I have project A and project B. They may be in different programming languages. Project A exposes an API using proto files, which project B will use to then generate the API in the programming language which project B uses.
But where are the proto files stored? What is the conventional way to do it with protobuf? Do you add the files generated from the proto files files to version control?
If you store a copy of the proto files in both project A and project B, then if project A changes its API, then project B will have to copy them over. This approach doesn't work great when there are many project using the API exposed by project A.
You can solve the above issue if you have a separate project, project C, containing the shared proto files. But then how do you generate the proto files from project A and project B?
I would suggest storing the
.proto files in a separate project. These are the contract between your two projects, and they are not necessarily "owned" by either one. Storing them in a separate project provides neutral ground for both project members to negotiate changes to the files - for example through a pull/merge request process where there may be members from both projects acting as reviewers.
As for generating code from the proto files, I would probably do this in the projects that need them. So in your case project C would only contain the
.proto files, and projects A and B would pull the
.proto files in and generate the code that they need. I feel like it has to be this way since it is projects A and B that are consuming the protobuf generated code. If the code was generated in project C then projects A and B would still have to pull the generated code to be able to use it, and since project C is technically decoupled from A and B it would not be obvious which languages would need to be generated - all of them? Just the 2 that are needed?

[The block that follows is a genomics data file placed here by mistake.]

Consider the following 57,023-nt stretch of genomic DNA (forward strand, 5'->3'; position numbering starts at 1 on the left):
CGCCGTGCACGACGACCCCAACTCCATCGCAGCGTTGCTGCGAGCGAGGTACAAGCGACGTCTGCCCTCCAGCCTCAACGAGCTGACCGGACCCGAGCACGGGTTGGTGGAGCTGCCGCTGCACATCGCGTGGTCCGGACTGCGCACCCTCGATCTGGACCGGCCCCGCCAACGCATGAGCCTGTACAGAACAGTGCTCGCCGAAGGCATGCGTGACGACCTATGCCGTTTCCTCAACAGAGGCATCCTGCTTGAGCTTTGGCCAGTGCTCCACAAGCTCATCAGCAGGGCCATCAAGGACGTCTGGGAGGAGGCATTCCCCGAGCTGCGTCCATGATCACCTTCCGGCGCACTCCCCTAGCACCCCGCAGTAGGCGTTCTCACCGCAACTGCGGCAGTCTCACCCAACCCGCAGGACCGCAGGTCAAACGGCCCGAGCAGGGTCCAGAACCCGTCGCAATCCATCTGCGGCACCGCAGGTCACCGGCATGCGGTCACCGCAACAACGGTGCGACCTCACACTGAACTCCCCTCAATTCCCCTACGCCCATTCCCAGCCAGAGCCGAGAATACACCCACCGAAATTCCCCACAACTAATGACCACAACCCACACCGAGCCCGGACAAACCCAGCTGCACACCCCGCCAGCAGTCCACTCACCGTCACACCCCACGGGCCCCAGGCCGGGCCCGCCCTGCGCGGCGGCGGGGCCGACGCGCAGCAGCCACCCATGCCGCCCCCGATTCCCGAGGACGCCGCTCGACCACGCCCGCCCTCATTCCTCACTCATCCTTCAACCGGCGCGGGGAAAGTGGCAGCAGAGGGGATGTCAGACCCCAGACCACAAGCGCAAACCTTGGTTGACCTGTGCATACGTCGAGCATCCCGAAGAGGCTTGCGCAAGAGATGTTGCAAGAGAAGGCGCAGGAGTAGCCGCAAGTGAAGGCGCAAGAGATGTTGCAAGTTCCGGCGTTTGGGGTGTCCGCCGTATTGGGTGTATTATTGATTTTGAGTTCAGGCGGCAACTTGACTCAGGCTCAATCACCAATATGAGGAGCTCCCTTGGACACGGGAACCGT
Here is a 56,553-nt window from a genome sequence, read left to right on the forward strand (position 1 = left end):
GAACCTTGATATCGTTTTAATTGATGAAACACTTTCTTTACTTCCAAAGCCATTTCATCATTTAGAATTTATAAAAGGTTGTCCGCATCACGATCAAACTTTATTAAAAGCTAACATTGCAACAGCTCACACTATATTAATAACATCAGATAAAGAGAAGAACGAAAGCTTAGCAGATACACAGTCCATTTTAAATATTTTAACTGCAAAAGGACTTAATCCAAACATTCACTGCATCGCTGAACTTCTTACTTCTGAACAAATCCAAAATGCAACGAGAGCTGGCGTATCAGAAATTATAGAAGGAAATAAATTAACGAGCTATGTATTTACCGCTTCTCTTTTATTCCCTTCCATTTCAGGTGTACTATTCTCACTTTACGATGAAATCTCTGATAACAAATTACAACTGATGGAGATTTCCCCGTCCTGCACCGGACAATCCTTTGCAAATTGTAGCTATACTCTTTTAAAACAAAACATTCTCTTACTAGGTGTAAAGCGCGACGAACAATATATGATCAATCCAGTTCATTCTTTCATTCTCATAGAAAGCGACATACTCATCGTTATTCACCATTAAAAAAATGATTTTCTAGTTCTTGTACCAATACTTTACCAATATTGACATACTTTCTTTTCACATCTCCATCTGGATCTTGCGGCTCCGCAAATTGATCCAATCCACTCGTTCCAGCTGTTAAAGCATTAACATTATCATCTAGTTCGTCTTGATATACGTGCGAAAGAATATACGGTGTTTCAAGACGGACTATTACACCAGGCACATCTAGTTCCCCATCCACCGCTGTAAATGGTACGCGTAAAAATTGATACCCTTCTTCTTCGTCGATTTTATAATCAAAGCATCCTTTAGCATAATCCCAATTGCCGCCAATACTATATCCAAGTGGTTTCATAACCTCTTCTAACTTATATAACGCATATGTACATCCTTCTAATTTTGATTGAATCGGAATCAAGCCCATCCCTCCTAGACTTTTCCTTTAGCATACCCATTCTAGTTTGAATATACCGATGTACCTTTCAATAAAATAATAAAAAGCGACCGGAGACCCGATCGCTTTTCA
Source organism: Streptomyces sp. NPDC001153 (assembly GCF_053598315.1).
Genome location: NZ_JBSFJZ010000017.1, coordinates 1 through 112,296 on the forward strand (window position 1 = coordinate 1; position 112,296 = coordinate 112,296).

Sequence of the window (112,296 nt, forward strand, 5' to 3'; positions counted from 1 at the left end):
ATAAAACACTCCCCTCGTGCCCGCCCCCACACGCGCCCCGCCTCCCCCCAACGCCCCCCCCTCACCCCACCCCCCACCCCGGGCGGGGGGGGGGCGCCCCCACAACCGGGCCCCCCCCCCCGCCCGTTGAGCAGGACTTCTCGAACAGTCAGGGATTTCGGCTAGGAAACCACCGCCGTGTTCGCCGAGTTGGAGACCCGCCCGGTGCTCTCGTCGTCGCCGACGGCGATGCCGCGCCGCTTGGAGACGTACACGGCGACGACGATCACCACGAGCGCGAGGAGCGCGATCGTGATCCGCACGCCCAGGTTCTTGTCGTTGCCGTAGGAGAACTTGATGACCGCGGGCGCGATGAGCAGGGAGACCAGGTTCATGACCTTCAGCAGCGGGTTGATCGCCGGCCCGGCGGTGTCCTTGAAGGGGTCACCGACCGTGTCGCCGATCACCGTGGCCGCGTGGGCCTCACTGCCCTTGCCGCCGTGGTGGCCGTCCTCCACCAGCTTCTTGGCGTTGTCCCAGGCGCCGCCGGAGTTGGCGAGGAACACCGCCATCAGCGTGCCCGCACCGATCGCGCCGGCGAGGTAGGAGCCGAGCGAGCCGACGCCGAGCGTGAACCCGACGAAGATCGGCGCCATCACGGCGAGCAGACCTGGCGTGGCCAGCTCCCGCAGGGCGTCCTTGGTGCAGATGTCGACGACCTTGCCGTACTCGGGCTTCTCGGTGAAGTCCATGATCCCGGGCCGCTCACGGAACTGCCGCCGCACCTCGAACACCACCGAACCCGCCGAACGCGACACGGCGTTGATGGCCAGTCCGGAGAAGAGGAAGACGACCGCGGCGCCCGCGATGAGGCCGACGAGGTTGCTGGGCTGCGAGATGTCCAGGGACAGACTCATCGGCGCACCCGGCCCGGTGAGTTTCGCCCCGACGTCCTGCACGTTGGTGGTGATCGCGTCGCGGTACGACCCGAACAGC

By creating project C you are creating a place that could potentially hold more
.proto files for other projects. Thinking to the future you may have many projects that share common base message types. To manage an architecture with many interconnected projects it makes a lot of sense to try and consolidate message definitions, and this would be difficult / impossible if each project maintained it's own definitions, even worse (as you say) if there are duplicate copies. Storing them in one location allows for new projects to pick up existing definitions and expand them (within evolutionary guidelines), and allows for more rigor over managing and maintaining the set of definitions, e.g. a set of experienced reviewers making sure that everything is being done consistently and sensibly - be it from a modeling, namespacing or versioning perspective.